Hey, Bill Graham. Whatcha doing?
“What am I doing? Working! What, does this look fun to you? Sitting here, arguing with gonifs all day long? Phone keeps ringing, one putz after another trying to steal from me. Every call is like a robbery and you wanna know what I’m doing. Unbelievable.”
Today’s an anniversary for you.
“Eh. Not as bad as Dylan died when he did his Christian bullshit.”
No, Bill. You actually died.
“And I’m telling you: still not as bad. When I booked him, he was a Jew! Shows up with a cross around his neck like a preacher, singing this dreck about Jesus. You ever some have asshole waste your time? Some jackoff thinks he’s funny, he tells you one of those stories sounds like a joke, but it just goes on and on? Like that, except with a crowd. Around an hour in, the kids realized they weren’t getting any of the hits. Got ugly. Had it not been for the strict ‘No Refunds’ policy I adopted a half-hour in, I would have been ruined.
“I go backstage after the first show. ‘Bob! You’ve blessed us,’ I tell him. Dylan’s skittish, so I’m kissing his ass. Can I get, can I do, the whole song-and-dance. He wants Jujyfruits, so I get him Jujyfruits. Gotta admit: that’s a solid candy choice. Man’s a pain-in-the-ass, but he’s got taste in candy. Bob Dylan has his candy, his bible, he’s thrilled with life.
“Meanwhile, I got a house full of miserable customers. I mean: in between the songs, which are caca, he’s haranguing people. ‘We’re all gonna burn in Hell, and this and that.’ You can’t even imagine the effect this was having on t-shirt sales. Shit night for ancillaries from the beginning: when he walked in, Bob overturned the merch table. Screaming about money changers in the temple. Still: it’s Bob Dyan. You make allowances for genius. If Stephen Stills had pulled this shit, I would have thrown him out the window.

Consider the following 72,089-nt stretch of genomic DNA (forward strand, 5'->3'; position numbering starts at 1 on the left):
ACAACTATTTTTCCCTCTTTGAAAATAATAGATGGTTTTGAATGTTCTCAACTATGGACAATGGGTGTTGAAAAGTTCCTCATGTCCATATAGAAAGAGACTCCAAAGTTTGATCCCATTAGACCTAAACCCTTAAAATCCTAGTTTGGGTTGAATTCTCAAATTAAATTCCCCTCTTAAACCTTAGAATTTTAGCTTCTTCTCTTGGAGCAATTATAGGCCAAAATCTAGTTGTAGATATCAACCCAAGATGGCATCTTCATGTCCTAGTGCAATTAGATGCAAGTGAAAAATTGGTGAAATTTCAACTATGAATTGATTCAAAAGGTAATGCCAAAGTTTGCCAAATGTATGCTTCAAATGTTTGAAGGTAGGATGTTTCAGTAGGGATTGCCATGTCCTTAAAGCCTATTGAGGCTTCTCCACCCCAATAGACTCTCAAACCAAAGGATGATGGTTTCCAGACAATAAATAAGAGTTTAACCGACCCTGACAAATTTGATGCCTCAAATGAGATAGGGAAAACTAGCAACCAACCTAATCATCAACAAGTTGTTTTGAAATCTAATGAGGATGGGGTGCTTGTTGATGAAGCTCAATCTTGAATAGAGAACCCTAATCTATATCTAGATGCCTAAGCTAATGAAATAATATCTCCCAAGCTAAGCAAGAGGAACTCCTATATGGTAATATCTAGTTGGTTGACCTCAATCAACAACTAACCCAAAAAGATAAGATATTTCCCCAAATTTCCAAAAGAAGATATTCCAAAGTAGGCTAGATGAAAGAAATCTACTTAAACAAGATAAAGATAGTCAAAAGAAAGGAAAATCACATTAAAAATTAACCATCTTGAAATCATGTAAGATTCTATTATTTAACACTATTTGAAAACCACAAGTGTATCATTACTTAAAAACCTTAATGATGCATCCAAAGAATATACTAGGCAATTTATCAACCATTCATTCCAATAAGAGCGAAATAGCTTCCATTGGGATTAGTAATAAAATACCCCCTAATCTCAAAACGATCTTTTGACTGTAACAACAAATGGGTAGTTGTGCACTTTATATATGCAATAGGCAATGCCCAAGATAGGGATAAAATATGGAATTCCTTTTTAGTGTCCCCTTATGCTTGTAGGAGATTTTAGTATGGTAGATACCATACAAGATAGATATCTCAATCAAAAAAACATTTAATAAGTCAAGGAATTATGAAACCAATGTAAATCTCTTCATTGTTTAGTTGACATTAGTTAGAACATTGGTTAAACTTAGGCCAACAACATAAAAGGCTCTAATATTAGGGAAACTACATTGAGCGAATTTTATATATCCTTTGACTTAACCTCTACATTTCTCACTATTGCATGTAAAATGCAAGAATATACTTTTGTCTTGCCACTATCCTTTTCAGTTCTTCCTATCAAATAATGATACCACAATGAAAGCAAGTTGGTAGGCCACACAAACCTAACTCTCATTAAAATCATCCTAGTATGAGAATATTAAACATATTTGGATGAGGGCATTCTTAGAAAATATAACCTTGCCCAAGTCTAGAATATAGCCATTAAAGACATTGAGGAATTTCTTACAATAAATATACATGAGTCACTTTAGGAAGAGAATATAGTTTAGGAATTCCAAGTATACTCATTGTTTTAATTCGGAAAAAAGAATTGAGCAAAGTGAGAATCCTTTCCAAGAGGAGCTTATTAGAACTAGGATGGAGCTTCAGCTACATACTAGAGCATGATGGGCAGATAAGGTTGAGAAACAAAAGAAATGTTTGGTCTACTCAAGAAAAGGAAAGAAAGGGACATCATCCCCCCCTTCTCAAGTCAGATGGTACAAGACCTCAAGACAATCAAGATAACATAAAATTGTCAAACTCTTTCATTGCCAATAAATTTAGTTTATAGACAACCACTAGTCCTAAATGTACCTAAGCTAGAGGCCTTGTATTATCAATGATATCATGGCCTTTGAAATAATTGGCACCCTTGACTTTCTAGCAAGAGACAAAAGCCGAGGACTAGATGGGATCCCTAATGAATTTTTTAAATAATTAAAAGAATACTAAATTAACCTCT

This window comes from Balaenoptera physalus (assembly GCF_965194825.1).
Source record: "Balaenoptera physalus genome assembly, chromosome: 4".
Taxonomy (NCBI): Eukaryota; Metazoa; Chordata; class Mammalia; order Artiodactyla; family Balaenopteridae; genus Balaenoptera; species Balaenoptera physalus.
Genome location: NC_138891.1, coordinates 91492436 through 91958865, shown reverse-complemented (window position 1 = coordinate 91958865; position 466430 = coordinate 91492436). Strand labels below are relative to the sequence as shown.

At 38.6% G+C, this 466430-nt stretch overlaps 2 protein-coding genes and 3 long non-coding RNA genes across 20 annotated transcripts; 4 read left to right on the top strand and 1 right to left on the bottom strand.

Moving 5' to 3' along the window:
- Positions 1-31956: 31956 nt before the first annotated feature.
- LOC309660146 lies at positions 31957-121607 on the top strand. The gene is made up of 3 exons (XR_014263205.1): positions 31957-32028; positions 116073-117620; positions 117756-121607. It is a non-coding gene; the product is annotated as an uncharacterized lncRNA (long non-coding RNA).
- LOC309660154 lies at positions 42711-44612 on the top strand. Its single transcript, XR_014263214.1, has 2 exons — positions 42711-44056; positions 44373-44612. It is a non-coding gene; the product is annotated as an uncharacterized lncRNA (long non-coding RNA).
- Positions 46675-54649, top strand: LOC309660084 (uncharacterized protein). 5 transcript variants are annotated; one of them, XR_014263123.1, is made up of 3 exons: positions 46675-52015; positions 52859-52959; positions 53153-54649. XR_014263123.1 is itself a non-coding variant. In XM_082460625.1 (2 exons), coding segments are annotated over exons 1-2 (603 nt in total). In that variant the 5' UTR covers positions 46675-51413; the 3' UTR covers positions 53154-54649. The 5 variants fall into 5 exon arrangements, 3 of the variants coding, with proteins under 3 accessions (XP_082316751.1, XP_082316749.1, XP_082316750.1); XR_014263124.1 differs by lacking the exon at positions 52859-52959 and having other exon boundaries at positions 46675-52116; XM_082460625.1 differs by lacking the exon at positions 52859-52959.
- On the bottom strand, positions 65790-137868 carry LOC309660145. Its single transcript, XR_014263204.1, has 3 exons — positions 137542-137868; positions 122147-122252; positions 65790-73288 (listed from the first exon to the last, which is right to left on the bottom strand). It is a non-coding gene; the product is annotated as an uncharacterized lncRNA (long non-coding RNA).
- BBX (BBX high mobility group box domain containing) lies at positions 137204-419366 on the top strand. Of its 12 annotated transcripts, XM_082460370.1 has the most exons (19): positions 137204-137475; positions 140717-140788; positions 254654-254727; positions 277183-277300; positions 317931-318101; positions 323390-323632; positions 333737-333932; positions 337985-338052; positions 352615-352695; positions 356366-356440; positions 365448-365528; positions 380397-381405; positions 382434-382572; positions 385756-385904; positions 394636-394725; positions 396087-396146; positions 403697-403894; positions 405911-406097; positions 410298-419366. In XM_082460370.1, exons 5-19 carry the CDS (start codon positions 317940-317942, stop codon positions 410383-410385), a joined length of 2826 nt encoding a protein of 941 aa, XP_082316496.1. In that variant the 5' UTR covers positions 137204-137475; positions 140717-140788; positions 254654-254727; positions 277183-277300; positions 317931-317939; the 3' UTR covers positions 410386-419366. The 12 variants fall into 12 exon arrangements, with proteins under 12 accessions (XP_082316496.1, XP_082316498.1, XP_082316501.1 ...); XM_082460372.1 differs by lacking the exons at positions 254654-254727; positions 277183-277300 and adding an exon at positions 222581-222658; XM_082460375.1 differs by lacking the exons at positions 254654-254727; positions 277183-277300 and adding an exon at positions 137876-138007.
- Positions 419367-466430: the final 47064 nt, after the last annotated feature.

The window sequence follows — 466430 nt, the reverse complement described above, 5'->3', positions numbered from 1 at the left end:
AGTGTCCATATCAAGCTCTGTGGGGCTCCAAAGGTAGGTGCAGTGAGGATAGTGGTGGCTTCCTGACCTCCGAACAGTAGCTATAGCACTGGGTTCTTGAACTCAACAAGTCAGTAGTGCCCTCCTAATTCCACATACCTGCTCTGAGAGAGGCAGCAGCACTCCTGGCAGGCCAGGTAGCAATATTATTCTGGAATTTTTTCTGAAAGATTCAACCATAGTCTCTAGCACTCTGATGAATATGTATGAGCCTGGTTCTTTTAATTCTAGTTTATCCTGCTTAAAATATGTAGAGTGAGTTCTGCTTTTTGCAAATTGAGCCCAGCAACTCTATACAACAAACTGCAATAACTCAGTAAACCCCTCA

“So I’ve made nice with Bob, he’s got his candy, he’s happy. And we’re schmoozing about this guy, that guy, and I get into what I came in there for.
“‘Bob,’ I say. ‘What about the dessert? The kids are here to hear your message. They love you, Bob. Great show. And you give them a meal, Bob. Your message is a meal. After a meal, though? A treat, a reward. You give ’em an old number. Anything you choose, a short one.’
“And then it’s quiet in the room for a good long while. I just sit there. Who knows with Dylan?
“Finally, he says something.
“‘RRmnbwaugh fmum bismny mmmm.’
“It’s Bob Dylan with a mouth full of Jujyfruit. I got no fucking idea what he’s saying. I just keep nodding. ‘Yes, Bob. Yes, Bob.’ What the hell am I agreeing to? Not a clue.
“All of a sudden, this huge grin comes across his face, and he leaps out of his chair and grabs my head! He drags me over to the shower, and would you believe that crazy motherfucker baptized me? That’s what he was saying! I figure at least we made a deal, a baptism for a a Mister Tambourine Man, something. I’ll take a baptizing for show biz. I’ve taken worse.
“Nope, bupkes. Fourteen shows, fourteen sermons. Roughest two weeks of my life, except for the part with the Nazis.”
You have the best stories, Bill Graham.